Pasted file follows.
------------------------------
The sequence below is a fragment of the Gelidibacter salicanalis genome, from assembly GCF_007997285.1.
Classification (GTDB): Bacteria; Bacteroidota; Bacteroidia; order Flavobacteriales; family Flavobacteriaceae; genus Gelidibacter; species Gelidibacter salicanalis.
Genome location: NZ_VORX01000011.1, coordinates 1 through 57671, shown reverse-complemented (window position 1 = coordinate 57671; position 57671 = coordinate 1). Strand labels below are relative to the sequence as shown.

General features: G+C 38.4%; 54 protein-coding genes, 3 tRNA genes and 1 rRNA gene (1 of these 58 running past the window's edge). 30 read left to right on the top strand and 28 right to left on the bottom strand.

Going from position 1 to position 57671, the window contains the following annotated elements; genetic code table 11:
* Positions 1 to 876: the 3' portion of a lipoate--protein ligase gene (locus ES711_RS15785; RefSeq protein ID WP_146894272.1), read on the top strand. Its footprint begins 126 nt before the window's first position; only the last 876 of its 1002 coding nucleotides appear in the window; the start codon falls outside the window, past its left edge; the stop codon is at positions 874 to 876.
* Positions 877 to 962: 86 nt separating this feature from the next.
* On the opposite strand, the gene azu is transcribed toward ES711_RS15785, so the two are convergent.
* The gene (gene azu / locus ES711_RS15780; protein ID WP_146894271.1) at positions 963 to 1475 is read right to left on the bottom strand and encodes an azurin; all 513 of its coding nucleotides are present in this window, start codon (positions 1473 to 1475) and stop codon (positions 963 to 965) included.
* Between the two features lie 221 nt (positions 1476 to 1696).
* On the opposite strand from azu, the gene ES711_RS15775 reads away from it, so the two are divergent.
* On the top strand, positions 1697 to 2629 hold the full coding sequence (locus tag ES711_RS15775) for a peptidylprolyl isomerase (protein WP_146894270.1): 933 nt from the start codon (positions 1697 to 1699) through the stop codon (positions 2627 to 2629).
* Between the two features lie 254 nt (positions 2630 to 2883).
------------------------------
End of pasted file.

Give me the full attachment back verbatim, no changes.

The sequence below is a fragment of the Gelidibacter salicanalis genome, from assembly GCF_007997285.1.
Classification (GTDB): Bacteria; Bacteroidota; Bacteroidia; order Flavobacteriales; family Flavobacteriaceae; genus Gelidibacter; species Gelidibacter salicanalis.
Genome location: NZ_VORX01000011.1, coordinates 1 through 57671, shown reverse-complemented (window position 1 = coordinate 57671; position 57671 = coordinate 1). Strand labels below are relative to the sequence as shown.

General features: G+C 38.4%; 54 protein-coding genes, 3 tRNA genes and 1 rRNA gene (1 of these 58 running past the window's edge). 30 read left to right on the top strand and 28 right to left on the bottom strand.

Going from position 1 to position 57671, the window contains the following annotated elements; genetic code table 11:
* Positions 1 to 876: the 3' portion of a lipoate--protein ligase gene (locus ES711_RS15785; RefSeq protein ID WP_146894272.1), read on the top strand. Its footprint begins 126 nt before the window's first position; only the last 876 of its 1002 coding nucleotides appear in the window; the start codon falls outside the window, past its left edge; the stop codon is at positions 874 to 876.
* Positions 877 to 962: 86 nt separating this feature from the next.
* On the opposite strand, the gene azu is transcribed toward ES711_RS15785, so the two are convergent.
* The gene (gene azu / locus ES711_RS15780; protein ID WP_146894271.1) at positions 963 to 1475 is read right to left on the bottom strand and encodes an azurin; all 513 of its coding nucleotides are present in this window, start codon (positions 1473 to 1475) and stop codon (positions 963 to 965) included.
* Between the two features lie 221 nt (positions 1476 to 1696).
* On the opposite strand from azu, the gene ES711_RS15775 reads away from it, so the two are divergent.
* On the top strand, positions 1697 to 2629 hold the full coding sequence (locus tag ES711_RS15775) for a peptidylprolyl isomerase (protein WP_146894270.1): 933 nt from the start codon (positions 1697 to 1699) through the stop codon (positions 2627 to 2629).
* Between the two features lie 254 nt (positions 2630 to 2883).